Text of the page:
This is the story of Tom E Lewis's journey across the land and into his past, as he attempts to find the resting place of his father and to confront long-buried issues of identity, belonging and also, loss.
A compelling program profiling an indigenous Australian who, despite facing prejudice, ignorance and apathy, has made remarkable achievements in education. Bonita Mabo and her husband, the late Eddie Mabo, battled on behalf of the Torres Strait Islanders for the recognition of their native titles.
A poignant and inspiring look at rural and remote townships across Australia. With a proud history and a strong connection to their country Raukkan continues to strive to build a future for the little town they all call home.
A poignant and inspiring look at rural and remote townships across Australia. Wadeye has battled some massive changes in the past four years and is now leading the way as a prototype for other remote communities.
Musician Archie Roach and cousins tell the story of how he was stolen at Framlingham Aboriginal Station as a child.
Musician Archie Roach meets Jean Carter, who recounts the story about how she and her siblings were stolen from La Perouse, separated from her brothers and taken to Cootamundra Aboriginal Girls' Training Home.
Musician Archie Roach's partner Ruby Hunter shares the story of growing up in institutions across Adelaide, and how her family tried to evade authorities when she was very young.
A feature-length documentary which provides personal accounts of the forcible removal of indigenous children from their families. Through these stories of survivors of the stolen generations, musician and performer Archie Roach reconstructs his own story. He was about three years old when he was taken from his family. He talks about the value of 'joining the circle' - his metaphor for the recovery that can be achieved by those who have been separated from their families, as they link up again.
Aboriginal and Torres Strait Islander people are three times more likely to die from injury and accident than other Australians. Rates are almost twice as high for Indigenous people living in rural and remote areas. This program highlights successful projects and initiatives in Indigenous communities aimed at combating this problem.
Directed by Darlene Johnson, Crocodile Dreaming tells the traditional Aboriginal story of a mystical stone which holds the stories and songs of the ancestors. The stone is stolen from its proper location and subsequently causes the death of two children. In order for the natural order to return, the stone must be found and brought back. Filmed over six years in Arnhem Land, Northern Territory, Crocodile Dreaming uses traditional storytelling together with modern-day special effects. Johnson wanted to emphasise the spiritual, sacred and mystic side of actor David Gulpilil and his story.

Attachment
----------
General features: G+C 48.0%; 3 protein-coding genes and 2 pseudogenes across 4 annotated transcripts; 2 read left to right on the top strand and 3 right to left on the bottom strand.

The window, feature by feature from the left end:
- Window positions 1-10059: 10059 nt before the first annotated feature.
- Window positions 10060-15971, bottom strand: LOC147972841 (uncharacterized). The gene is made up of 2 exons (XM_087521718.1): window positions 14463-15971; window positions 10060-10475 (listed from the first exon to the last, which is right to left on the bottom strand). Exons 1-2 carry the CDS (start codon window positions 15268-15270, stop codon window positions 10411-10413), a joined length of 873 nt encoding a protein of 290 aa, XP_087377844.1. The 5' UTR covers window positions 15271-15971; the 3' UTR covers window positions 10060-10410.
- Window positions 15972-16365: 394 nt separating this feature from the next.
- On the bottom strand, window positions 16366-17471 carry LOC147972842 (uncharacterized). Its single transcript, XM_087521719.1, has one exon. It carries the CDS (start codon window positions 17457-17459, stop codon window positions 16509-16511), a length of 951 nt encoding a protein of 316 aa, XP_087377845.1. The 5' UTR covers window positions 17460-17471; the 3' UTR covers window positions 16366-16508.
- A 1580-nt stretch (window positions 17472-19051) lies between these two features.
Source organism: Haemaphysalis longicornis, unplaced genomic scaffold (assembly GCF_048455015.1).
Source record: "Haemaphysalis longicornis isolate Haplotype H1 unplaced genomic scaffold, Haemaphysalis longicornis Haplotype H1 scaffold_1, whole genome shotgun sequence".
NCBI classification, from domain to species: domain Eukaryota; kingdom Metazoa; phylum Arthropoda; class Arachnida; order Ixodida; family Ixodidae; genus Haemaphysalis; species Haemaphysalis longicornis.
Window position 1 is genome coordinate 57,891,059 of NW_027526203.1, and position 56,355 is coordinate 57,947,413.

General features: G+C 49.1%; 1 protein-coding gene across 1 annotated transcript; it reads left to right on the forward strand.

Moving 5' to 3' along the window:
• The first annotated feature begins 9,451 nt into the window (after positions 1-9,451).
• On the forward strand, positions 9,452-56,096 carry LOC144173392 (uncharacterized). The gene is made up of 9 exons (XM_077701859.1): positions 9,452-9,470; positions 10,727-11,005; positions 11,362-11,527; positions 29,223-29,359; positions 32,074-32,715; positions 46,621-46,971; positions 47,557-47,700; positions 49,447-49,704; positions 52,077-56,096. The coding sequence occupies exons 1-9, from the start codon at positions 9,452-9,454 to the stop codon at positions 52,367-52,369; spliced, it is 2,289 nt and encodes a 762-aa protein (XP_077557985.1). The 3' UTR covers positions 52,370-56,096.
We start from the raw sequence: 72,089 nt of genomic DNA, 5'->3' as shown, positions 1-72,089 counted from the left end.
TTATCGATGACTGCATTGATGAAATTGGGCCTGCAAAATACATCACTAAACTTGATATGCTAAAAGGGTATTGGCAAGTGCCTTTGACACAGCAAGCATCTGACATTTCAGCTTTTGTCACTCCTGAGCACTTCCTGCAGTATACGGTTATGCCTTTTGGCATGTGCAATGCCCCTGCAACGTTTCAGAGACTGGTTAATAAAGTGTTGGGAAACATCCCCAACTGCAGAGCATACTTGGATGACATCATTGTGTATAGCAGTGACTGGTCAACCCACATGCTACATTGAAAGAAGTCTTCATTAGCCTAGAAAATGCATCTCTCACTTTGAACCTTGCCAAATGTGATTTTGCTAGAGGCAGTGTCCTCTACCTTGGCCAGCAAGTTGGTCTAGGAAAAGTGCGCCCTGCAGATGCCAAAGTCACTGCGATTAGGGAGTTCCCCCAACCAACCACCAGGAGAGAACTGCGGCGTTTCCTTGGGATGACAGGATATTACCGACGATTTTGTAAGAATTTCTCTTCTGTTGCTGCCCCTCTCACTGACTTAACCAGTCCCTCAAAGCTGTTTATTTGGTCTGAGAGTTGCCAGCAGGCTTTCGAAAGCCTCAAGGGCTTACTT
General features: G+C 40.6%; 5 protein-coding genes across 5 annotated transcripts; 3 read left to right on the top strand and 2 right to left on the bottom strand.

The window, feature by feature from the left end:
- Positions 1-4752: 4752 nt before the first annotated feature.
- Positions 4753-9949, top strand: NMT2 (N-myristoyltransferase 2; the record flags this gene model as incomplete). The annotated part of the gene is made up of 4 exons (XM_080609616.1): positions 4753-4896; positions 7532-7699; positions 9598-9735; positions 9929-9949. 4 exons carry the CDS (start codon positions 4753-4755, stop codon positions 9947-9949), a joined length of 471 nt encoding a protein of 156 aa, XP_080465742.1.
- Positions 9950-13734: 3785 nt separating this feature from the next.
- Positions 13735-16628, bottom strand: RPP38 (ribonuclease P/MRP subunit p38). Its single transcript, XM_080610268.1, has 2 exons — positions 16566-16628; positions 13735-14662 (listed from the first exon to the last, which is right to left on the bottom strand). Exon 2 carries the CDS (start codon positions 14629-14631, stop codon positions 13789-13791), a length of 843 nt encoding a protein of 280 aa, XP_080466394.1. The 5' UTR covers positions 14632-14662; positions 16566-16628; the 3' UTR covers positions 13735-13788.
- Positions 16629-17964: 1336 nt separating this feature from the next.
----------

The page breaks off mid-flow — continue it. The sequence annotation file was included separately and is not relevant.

Follow the journey of the exhumation and reburial of Uncle Kitchener, an Aboriginal battler who all his life fought for Aboriginal families.
SBS is once again proud to be the host broadcaster of the Deadly Awards. Now in its 17th year, the Awards recognise and showcase Indigenous excellence in fields such as the arts, music, sport, education, health, employment and broadcasting.
Brodie "Jumba Jimba" McIntyre is an Indigenous child artist living in far North Queensland. At only 11 years old, he is preparing for his second solo exhibition of paintings. With no formal art training, Brodie draws inspiration from his Aboriginal heritage and uses his own unique style to tell his stories through the artwork.
A "behind the scenes" documentary on the making of the Marreguku Company's production of "Burning Daylight" in Broome. Featuring the outstanding talents of Dalisa Pigram and Trevor Jamieson.
Deadly Yarns presents a collection of entertaining and compelling short dramas and documentaries produced by new and emerging West Australian filmmakers. Films include: Bingo, Running Riot, Telling Our Story and Two Worlds.
In this series we get to know five of Australia's most talented and ambitious Indigenous people as we recognise and celebrate them. The Wenitongs: they're proud, and if necessary, they can be loud - sending out their message far and wide. Mark Wenitong and his children, Joel and Naomi, are determined to make the world a better place whether it's through medicine or the healing power of music.
Rebecca Richards is a shy and unassuming Adnyamathanha and Barngarl woman from the Flinders Ranges, SA. But don't be fooled! At just twenty-four years of age, this remarkable woman has already carved her name into history.
A heart-breaking, award-winning film written and presented by Richard Frankland, which tells the story of Malcolm Smith, an Aboriginal man who died while in custody in 1982.
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